The Independent follows up the Drouot theft case with a more detailed story on the Savoyard porters at the Parisian auction house and how they’ve operated for generations:
French investigators believe that some – by no means all – of the corps of 110 self-regulating, uniformed Drouot porters have been systematically hiding away items from large estates left by art collectors or wealthy people. If someone complained, the missing item would mysteriously reappear. If the theft was not spotted by the heirs, the items were sold privately or auctioned at Drouot after a period of months or even years.
Police and art dealers say that slow motion thefts of this kind have been widespread for decades but have traditionally involved relatively low-value items. A small group of Savoyards is now accused of extending the practice to far more valuable objects, including a small Courbet oil worth about €100,000 (£90,000), a Chagall gouache and a collection of diamonds.[…]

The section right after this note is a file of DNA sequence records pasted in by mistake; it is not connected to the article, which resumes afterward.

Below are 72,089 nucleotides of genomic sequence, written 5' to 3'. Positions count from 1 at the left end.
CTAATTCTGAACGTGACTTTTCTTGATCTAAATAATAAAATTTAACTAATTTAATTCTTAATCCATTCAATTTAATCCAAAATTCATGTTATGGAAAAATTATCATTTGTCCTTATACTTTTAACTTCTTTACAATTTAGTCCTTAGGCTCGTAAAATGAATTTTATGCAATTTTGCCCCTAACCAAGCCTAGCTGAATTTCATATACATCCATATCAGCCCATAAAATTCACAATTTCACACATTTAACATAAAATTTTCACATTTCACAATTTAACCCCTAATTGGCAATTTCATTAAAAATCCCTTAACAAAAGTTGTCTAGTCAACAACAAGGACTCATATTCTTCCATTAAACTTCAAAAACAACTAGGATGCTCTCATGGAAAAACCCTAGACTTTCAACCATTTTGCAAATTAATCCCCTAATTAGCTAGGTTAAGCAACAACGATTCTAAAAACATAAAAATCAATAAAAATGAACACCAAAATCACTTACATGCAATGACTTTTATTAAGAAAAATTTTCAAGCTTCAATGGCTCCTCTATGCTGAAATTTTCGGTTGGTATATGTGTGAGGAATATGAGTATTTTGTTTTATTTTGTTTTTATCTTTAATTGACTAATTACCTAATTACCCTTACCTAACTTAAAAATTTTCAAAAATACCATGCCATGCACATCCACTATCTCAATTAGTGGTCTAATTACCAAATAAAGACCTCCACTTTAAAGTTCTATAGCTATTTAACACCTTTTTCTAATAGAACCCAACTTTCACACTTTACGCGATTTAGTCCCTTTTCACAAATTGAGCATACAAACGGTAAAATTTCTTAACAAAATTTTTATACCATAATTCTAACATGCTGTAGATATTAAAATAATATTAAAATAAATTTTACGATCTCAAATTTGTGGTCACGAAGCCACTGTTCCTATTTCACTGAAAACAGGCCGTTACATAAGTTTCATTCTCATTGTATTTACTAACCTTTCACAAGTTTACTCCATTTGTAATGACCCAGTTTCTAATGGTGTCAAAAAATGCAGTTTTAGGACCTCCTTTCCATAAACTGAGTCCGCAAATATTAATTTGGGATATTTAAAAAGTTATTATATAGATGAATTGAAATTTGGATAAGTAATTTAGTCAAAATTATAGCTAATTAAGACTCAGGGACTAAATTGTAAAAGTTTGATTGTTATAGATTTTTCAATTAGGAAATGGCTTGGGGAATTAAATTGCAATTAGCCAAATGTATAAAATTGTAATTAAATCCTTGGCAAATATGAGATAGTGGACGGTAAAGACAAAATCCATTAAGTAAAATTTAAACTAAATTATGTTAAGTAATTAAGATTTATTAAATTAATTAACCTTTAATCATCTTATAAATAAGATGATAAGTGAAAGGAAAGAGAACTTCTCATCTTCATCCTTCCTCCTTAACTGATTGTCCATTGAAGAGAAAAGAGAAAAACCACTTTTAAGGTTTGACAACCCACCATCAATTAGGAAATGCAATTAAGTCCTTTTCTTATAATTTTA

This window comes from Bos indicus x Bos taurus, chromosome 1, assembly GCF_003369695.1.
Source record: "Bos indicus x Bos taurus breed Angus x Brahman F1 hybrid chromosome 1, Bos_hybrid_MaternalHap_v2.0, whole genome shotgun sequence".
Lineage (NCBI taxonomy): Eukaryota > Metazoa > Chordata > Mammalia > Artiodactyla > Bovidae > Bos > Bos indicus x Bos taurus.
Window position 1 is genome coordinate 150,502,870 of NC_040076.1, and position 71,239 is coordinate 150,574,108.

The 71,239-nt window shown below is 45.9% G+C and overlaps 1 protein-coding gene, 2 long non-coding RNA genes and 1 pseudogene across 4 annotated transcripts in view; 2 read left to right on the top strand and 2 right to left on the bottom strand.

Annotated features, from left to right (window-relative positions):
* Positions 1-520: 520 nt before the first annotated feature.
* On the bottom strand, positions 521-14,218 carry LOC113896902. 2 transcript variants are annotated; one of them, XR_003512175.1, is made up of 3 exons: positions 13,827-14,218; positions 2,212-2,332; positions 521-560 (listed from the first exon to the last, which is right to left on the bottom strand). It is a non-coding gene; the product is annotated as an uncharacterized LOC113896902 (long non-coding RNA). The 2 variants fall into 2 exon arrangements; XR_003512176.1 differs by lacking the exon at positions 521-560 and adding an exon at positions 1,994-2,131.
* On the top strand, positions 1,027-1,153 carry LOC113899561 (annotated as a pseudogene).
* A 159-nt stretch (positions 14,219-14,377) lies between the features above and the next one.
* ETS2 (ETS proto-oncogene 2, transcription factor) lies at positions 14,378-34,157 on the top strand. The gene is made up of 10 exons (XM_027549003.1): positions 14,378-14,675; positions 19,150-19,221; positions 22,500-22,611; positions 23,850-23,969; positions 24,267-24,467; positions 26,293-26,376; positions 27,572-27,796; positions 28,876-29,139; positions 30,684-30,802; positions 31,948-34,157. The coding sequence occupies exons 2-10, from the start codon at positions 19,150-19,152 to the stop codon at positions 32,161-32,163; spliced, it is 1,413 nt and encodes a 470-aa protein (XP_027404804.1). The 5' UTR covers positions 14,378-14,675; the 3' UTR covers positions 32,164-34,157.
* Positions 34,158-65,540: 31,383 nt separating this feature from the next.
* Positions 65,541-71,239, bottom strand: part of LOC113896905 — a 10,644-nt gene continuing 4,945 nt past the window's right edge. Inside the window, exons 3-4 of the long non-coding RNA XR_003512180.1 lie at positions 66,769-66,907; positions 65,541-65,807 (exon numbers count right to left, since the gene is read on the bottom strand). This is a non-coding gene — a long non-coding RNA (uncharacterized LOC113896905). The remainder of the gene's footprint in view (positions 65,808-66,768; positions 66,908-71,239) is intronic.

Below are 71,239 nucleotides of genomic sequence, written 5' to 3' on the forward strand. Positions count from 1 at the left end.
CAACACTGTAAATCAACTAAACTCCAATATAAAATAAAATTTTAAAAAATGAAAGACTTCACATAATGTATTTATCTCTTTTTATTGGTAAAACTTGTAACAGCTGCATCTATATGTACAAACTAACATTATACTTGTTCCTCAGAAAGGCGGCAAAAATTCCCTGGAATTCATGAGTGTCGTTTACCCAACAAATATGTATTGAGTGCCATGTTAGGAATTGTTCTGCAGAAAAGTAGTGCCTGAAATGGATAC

The job of the Savoyards is to collect items for sale, store them and carry them into the auction room. Over the years, they have also acquired permission to buy and sell items on commission or in their own right. These rights have now been suspended.
The extent of the illicit trade is unclear. Police have been searching through 125 large containers used by the Savoyards at a warehouse on the eastern edges of Paris. Only 10 containers – belonging to the accused porters – have been emptied so far. They are said to have contained scores of objets d’art, pieces of furniture or ancient books whose origins the owners of the containers could not explain. Searches at the homes of the accused men have discovered a gouache painting by Marc Chagall and a set of diamonds.
Parisian art dealers say that the illicit activities of some Drouot porters have been an open secret for years. So long as the thefts remained modest, dealers were reluctant to complain because they were fearful of upsetting the porters. “If you complained, there would be reprisals, like objects broken in transit,” one dealer told Le Figaro.